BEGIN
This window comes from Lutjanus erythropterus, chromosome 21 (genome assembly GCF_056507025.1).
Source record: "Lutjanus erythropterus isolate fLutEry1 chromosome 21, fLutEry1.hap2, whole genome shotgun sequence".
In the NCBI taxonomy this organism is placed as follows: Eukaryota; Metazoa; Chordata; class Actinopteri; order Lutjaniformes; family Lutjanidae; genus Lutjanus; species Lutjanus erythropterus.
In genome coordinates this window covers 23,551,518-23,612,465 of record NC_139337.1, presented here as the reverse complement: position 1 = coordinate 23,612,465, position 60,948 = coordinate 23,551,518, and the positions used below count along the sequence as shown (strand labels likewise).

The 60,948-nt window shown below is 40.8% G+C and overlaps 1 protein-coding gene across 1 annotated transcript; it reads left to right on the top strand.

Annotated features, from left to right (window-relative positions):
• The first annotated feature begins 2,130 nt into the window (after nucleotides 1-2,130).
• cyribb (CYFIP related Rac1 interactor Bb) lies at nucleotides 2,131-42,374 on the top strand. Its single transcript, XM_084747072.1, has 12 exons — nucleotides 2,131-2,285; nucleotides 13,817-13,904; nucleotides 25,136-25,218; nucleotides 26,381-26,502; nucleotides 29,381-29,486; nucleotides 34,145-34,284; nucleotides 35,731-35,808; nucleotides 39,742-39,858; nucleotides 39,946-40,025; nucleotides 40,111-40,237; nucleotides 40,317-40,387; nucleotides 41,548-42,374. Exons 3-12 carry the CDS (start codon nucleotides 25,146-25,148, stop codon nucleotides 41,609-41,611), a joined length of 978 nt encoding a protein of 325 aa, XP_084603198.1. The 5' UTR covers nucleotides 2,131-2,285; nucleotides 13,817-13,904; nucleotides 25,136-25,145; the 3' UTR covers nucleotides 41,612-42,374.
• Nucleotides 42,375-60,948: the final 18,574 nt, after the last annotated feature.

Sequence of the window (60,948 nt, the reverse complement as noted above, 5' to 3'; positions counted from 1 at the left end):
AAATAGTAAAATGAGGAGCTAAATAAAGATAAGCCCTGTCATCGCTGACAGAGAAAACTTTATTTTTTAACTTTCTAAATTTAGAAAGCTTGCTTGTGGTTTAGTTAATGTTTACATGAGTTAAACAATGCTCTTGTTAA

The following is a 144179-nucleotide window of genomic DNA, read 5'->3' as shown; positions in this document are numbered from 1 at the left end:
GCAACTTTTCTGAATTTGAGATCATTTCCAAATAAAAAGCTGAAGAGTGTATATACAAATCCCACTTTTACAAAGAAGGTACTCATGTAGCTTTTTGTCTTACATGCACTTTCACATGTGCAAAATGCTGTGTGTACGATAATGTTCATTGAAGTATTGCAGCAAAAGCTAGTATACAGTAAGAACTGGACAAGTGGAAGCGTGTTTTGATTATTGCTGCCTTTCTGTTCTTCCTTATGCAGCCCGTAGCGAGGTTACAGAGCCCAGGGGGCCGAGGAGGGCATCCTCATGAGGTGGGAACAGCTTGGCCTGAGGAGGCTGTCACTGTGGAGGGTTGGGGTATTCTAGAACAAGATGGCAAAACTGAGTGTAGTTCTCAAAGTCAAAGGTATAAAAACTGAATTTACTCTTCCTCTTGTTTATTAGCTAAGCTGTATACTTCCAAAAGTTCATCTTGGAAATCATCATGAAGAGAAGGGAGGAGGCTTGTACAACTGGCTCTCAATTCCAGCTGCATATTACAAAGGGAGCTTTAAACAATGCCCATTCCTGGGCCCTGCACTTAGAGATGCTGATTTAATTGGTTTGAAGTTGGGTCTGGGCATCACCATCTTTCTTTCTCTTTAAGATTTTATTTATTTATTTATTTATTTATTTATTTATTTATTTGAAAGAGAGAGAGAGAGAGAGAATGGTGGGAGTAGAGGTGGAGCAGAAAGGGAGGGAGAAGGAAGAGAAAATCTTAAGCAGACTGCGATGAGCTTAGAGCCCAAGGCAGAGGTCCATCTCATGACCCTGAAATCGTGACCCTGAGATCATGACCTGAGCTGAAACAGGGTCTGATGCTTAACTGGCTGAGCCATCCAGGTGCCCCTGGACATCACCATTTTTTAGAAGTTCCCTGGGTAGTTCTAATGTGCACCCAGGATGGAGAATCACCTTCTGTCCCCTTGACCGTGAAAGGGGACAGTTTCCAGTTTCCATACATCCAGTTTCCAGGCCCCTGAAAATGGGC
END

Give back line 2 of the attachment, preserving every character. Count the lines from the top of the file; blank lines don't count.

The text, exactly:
Source record: "Lutjanus erythropterus isolate fLutEry1 chromosome 21, fLutEry1.hap2, whole genome shotgun sequence".